CEO optimism is at its highest level in a decade despite record inflation, supply shortages and labour market disruptions brought on by the pandemic, says the latest editions of the PwC Global CEO Survey.
According to the survey's 25th annual edition, more than three-quarters of global chief executives, 77%, are hopeful that the global economy will improve whereas only 15% expect conditions to deteriorate.
The level of optimism is slightly higher than last year's 76% and a major turnaround from 2020, when more than half of CEOs foresaw the global financial crisis deepening, reads a press release issued on Monday.
This is the most confident corporate leaders around the world have been in the 25-year history of the survey since 2012, when the world began to exit the worst years of the global financial crisis.
PricewaterhouseCoopers (PwC), a multinational professional services network of firms, polled the opinions of nearly 4,500 CEOs from total 89 countries and territories between October and November in 2021– before the Omicron variant of Covid-19 led to a wave of record cases across the globe.
While there is general optimism among CEOs for economic growth in 2022, the perspective varies widely across individual countries and territories.
Among the largest territories, optimism is highest in India, where 94% of CEOs anticipate global growth in the coming year, up from 88% last year.
Optimism is also trending up solidly among CEOs in Japan (plus 16 points to 83%, from 67% last year), and is modestly higher in the UK (up five points to 82%).
Italy and France saw large increases in CEO optimism, perhaps as a result of stronger than expected economic recoveries.
CEO optimism in Italy reached 89%, up 18 points from a year ago, while France experienced the greatest increase in CEO optimism, soaring 25 points to 85%.
At the other end of the spectrum, CEO optimism about the global economy declined most notably in the US, down 18 points to 70%, and was also slightly down in Brazil (dropping seven points to 77%), China (down nine points to 62%) and Germany (down four points to 76%), perhaps as inflation and supply chain constraints became more of an issue.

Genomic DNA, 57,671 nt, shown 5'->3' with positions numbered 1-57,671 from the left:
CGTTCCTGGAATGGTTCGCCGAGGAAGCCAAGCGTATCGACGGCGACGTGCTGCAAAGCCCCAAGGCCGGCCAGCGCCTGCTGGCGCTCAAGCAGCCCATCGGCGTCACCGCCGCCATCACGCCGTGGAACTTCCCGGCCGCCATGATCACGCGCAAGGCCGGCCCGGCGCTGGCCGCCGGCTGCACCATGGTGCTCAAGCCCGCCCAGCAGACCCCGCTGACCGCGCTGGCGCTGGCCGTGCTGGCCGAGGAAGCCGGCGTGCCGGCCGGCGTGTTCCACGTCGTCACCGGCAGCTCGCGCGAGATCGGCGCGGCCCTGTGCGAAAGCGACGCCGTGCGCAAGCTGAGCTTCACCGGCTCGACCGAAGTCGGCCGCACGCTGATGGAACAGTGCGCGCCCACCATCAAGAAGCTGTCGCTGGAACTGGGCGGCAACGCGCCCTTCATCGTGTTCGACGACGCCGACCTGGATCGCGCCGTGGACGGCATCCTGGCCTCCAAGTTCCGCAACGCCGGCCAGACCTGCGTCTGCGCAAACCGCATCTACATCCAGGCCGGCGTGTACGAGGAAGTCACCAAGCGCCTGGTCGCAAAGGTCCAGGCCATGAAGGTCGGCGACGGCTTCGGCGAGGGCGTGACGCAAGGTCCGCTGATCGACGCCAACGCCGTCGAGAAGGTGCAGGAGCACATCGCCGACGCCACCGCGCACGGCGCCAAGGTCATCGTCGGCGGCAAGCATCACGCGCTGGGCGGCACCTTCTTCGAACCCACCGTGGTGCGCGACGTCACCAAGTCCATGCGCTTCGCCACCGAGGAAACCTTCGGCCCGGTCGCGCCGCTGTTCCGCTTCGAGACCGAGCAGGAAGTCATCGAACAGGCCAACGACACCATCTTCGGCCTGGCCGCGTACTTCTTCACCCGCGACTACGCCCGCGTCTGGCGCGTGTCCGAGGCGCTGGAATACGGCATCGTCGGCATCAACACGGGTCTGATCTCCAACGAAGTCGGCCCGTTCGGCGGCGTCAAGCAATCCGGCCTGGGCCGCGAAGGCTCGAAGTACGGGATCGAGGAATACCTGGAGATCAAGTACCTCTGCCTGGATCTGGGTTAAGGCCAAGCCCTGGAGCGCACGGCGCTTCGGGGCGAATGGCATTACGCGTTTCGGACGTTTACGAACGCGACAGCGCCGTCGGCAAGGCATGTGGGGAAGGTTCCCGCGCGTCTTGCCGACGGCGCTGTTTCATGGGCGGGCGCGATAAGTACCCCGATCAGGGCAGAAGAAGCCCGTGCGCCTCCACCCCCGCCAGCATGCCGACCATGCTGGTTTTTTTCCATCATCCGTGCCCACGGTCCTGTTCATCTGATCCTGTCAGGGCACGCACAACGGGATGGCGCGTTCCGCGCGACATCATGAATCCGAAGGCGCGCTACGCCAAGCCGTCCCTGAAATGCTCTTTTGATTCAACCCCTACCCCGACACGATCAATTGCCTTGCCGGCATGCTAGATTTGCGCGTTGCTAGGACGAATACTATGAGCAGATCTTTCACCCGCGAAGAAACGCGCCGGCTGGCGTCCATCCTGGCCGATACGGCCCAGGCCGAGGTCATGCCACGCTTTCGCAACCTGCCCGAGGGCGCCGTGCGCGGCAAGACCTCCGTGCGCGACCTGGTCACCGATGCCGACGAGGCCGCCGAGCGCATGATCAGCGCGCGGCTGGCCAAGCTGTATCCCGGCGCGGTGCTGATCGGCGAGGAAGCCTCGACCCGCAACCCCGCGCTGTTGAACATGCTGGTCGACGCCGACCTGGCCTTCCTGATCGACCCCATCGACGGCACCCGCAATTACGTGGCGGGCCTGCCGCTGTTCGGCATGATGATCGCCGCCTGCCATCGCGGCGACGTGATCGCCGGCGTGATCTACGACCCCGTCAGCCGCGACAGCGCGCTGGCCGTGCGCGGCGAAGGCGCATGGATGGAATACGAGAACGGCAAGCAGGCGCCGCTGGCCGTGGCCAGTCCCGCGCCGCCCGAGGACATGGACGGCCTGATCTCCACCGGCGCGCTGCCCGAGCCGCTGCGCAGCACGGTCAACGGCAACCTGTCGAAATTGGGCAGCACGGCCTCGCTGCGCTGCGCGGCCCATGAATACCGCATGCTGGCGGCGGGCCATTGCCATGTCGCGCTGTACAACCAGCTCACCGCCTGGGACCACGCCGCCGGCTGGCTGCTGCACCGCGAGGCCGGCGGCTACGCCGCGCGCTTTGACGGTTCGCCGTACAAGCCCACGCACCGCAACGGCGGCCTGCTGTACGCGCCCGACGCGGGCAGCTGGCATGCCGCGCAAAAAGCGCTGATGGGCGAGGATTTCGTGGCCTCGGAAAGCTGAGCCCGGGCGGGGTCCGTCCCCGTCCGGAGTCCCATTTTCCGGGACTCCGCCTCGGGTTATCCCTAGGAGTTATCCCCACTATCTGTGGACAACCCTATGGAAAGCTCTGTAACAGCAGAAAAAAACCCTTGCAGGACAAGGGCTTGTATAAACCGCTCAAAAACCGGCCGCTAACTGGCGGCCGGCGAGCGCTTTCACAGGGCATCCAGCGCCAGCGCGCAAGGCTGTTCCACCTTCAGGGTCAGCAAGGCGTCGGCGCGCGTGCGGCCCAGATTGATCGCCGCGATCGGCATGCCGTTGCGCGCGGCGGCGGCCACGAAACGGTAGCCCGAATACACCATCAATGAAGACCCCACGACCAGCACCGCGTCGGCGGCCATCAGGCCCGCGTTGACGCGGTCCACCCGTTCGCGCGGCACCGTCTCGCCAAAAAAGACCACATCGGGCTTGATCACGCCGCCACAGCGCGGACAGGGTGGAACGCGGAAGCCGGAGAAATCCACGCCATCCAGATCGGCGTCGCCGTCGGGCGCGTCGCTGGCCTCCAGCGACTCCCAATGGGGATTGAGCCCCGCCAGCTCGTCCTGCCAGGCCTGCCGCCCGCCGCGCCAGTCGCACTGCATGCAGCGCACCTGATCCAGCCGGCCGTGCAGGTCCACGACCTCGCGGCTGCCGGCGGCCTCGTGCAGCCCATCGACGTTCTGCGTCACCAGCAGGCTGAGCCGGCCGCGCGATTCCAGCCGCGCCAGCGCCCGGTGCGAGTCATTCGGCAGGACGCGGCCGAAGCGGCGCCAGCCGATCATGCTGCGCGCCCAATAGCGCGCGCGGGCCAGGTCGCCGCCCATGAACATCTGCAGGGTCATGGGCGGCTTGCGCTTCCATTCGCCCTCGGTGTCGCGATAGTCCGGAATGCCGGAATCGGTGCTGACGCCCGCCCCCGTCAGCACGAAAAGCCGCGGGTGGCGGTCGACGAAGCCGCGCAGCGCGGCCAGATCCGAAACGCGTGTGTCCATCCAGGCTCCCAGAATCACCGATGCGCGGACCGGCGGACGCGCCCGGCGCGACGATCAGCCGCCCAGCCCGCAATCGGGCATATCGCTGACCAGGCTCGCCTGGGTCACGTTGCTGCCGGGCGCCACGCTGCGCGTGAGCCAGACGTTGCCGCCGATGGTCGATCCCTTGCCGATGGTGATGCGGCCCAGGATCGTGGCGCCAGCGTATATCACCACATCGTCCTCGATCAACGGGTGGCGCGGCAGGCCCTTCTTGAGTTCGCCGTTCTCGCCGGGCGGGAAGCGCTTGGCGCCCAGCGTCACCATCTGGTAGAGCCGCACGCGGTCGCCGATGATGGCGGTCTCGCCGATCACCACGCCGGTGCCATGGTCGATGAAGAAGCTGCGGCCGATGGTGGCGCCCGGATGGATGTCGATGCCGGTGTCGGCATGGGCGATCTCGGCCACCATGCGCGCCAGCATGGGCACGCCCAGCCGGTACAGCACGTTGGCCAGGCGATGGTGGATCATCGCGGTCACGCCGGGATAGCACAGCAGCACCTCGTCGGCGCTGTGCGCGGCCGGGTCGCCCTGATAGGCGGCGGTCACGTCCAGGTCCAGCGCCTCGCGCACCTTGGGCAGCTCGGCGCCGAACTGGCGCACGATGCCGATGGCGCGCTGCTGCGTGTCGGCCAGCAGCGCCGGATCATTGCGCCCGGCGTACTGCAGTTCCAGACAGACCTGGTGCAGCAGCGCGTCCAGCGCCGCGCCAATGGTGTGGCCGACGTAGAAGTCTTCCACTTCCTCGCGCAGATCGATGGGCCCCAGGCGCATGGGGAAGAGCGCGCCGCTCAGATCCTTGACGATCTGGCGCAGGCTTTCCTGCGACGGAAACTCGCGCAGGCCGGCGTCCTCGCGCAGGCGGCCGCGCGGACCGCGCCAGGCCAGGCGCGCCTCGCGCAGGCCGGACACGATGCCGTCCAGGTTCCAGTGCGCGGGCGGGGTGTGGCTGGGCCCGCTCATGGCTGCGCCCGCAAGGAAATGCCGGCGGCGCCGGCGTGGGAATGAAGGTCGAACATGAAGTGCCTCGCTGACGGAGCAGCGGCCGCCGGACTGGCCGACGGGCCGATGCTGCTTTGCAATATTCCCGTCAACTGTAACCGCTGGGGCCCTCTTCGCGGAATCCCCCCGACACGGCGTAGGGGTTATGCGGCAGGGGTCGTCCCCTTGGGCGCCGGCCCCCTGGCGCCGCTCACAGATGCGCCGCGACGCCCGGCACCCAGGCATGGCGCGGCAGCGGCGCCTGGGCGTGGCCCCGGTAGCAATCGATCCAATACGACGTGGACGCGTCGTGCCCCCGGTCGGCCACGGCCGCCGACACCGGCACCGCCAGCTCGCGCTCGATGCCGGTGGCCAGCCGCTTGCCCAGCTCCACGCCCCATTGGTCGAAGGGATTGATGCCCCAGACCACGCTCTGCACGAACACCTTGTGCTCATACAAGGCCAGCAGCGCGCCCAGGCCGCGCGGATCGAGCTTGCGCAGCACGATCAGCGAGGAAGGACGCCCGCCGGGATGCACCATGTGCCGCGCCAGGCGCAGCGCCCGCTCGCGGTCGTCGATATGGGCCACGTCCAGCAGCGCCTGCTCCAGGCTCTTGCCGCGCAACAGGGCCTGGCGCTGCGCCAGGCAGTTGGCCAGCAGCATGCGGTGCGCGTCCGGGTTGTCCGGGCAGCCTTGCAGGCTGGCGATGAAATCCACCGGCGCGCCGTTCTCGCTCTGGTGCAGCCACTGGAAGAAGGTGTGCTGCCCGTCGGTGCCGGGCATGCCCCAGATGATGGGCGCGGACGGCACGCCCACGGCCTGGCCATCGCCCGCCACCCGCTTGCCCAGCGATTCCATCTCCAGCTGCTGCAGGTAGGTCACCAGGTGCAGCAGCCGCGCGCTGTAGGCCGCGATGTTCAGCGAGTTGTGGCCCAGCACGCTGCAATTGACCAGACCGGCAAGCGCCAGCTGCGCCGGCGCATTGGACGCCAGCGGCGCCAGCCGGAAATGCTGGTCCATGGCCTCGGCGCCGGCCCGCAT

While US CEOs may be less sanguine about the global economy, they are comparatively confident about their own companies' growth prospects, with 40% extremely confident about achieving revenue growth in 2022.
India CEOs are similarly confident in their companies' outlook.
The key findings of the survey include –
Threats to the top line: CEOs are most concerned about cyber risks (49%) and the global health situation (48%) as the pandemic lingers. To understand what lies behind these views, we asked CEOs how they think each threat could inhibit their ability to achieve various business outcomes over the next 12 months. With the exception of social inequality, CEOs were most concerned about the potential of each threat to disrupt revenue.
Shifting goals and incentives: Despite rising interest in the environment, social, and governance, most CEOs report only having non-financial outcomes closely related to business performance (such as customer satisfaction, employee engagement, and automation or digitization) included in their long-term strategy.
Much less well-represented, in strategies and compensation, are targets related to greenhouse gases emissions and gender representation or racial and ethnic diversity: For example, 13% or fewer of CEOs have such targets in their annual bonus or long-term incentive plan.
The long path to net-zero: Just 22% of respondents have made a net-zero commitment. The top three reasons CEOs cited for why their firm had not made carbon neutral or net-zero commitment: 1. They don't think their companies produce a meaningful amount of GHG emissions (57%); 2. Their company does not have the capabilities to measure its GHG emissions (55%), and 3. Their sector does not have an established decarbonisation approach (52%).